What is the best book I read in 2010? This question is a little difficult for me, a large reason being I had a hard time remembering when I read what book. One book popped into my head instantly, and even after scouring my shelves trying to determine the finish date on some of my novels, I returned to the same book: Gardens of the Moon (The Malazan Book of the Fallen, Volume 1) by Steven Erikson.
I was looking for a new fantasy series and came across this one, and am certainly glad I did. As an avid reader of the genre, I am a little disappointed in myself that I was so late in finding Erikson. His subject matter is most easily compared to George R.R. Martin (although Erikson finished his books in a timely fashion), but he has a style all his own. The book jumps right into the thick of things, and continues at that pace. I find it very different from any fantasy novel out there, mixing high magic with military action. I enjoyed it so much, that I have since read up to the 5th novel in this 10 part series.
The book starts out after the fall of the Emperor, who has been replaced by one of his former top leaders, Laseen. And by replaced, I mean assassinated. Laseen has set out to conquer the continent of Genebackis, having only two free cities left to dominate. The siege of the city of Pale brings the near destruction of Whiskeyjack’s squad, the Bridgeburners, as well as leaving one surviving cadre mage, Tattersail. Despite this, Laseen orders them to set out and infiltrate the last free city, Darujhistan. Ganoes Paran, a young noble-born, is appointed officer of the Bridgeburners before they set out. Many other forces are at work, some even suspect the immortal ascendants and gods are playing a role. The plots are complex, so much so that I would find it hard to explain them without divulging interesting details that might spoil the excitement.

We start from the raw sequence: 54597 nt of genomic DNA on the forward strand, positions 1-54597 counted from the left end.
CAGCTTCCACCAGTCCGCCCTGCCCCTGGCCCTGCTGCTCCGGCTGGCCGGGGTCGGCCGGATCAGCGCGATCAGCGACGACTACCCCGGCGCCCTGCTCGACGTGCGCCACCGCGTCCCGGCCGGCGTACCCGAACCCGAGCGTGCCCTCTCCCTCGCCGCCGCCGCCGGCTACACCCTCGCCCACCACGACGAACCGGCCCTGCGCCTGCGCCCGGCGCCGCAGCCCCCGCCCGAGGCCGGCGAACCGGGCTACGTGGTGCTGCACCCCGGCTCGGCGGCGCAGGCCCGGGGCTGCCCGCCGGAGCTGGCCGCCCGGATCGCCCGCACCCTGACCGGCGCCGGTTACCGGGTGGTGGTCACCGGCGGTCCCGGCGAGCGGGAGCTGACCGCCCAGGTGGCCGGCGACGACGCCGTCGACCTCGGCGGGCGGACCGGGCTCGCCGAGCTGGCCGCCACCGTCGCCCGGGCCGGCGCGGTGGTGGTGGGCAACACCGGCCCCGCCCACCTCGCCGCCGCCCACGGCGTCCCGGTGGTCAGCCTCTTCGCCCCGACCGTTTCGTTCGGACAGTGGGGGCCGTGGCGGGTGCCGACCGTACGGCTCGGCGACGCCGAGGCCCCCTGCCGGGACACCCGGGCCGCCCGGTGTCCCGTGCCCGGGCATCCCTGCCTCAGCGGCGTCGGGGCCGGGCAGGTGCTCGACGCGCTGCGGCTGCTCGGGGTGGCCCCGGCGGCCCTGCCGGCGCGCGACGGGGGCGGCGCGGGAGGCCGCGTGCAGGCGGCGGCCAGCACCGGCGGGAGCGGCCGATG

At first, I remember finding the book difficult to follow. I was constantly checking the list of characters at the beginning, glancing at the map so nicely printed within the pages, and going over the names of the ascendants and races found in the index. There is a lot going on, but about a fourth of the way in, I really got it down, and then I became completely enveloped in the story.
What is great about this novel, and many fantasy novels, is how developed everything is. The entire world is intense, the characters deep, and the plots thick. People underestimate the genre and what it takes to write a novel of this caliber. The author creates something completely new. A new world. New dieties. Magic. Sometimes even a new language. Reading a novel like this transports the reader to uncharted territory, immersing them in something they had never imagined possible, and challenging their imagination to fill in the blanks. I get frustrated when people think of the genre as mere “child’s play.” Read a novel like this one, and I think you will be swayed. But I suppose that is a subject best left for another day (or post).
Even just thinking about this book makes me want to run to my Kindle and immediately download the 5th book in the series, something I have been putting off because of the library project. No wonder I immediately thought of it when thinking about the best book I read last year. You should make it a book you read this year.